Maybe that’s why we’re not surprised that Google finally looking to tackle the underpinning code that runs the web. Today the search giant released Go, an open-source development language that Google believes will combine performance with speed, and one that the company probably hopes will reshape the development and software industries in its favor.
Go is based on the C programming family, one of the most widely used programming language trees in the world. However, the twist is that incorporates elements of Python (a preferred development language within Google) and the Pascal/Modula/Oberon family to make faster and more dynamic programs.
Why Did Google Make Its Own Language?
In its Go FAQ, Google explains the main motivations behind the project:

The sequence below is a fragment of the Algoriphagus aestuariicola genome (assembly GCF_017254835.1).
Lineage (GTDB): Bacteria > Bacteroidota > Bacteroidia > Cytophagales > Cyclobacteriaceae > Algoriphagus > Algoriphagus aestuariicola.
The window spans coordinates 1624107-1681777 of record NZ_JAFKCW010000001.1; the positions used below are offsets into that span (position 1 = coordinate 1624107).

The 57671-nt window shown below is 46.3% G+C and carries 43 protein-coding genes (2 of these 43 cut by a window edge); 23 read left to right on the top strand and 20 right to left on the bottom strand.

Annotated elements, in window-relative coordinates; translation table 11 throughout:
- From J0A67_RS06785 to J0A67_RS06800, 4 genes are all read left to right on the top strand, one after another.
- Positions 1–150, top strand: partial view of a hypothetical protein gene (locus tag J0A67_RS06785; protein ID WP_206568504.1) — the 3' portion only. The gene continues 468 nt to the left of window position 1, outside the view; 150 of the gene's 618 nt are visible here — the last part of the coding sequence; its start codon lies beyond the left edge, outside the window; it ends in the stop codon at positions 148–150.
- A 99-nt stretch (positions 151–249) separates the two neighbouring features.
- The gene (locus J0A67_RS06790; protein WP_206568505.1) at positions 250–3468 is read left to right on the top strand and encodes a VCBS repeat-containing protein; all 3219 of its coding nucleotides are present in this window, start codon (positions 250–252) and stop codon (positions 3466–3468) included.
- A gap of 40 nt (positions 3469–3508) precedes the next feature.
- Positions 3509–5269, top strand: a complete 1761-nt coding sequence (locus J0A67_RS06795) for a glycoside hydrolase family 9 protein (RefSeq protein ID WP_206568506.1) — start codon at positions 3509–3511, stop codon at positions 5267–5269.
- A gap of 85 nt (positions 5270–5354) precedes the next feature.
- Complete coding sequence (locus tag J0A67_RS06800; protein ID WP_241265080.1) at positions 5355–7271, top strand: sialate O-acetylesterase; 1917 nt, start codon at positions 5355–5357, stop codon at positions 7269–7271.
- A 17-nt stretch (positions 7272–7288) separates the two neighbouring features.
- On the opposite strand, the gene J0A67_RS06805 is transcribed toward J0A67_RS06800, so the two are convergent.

“No major systems language has emerged in over a decade, but over that time the computing landscape has changed tremendously. There are several trends:
- Computers are enormously quicker but software development is not faster.
- Dependency management is a big part of software development today but the “header files” of languages in the C tradition are antithetical to clean dependency analysis—and fast compilation.
- Some fundamental concepts such as garbage collection and parallel computation are not well supported by popular systems languages.
- The emergence of multicore computers has generated worry and confusion.”
Summary: Google believes that the web and computing have changed dramatically in the last ten years, but the languages powering that computing have not. But when you get down to it, Google could benefit a great deal from not only having a more efficient programming language, but having one it designed being used in thousands web and software apps.
If you want to learn more, Google (as usual) has released a detailed, hour-long Google Tech Talk on the new language (embedded below). However, if you’re a developer and just want to get started, we suggest checking out the Go Tutorial and writing your first program.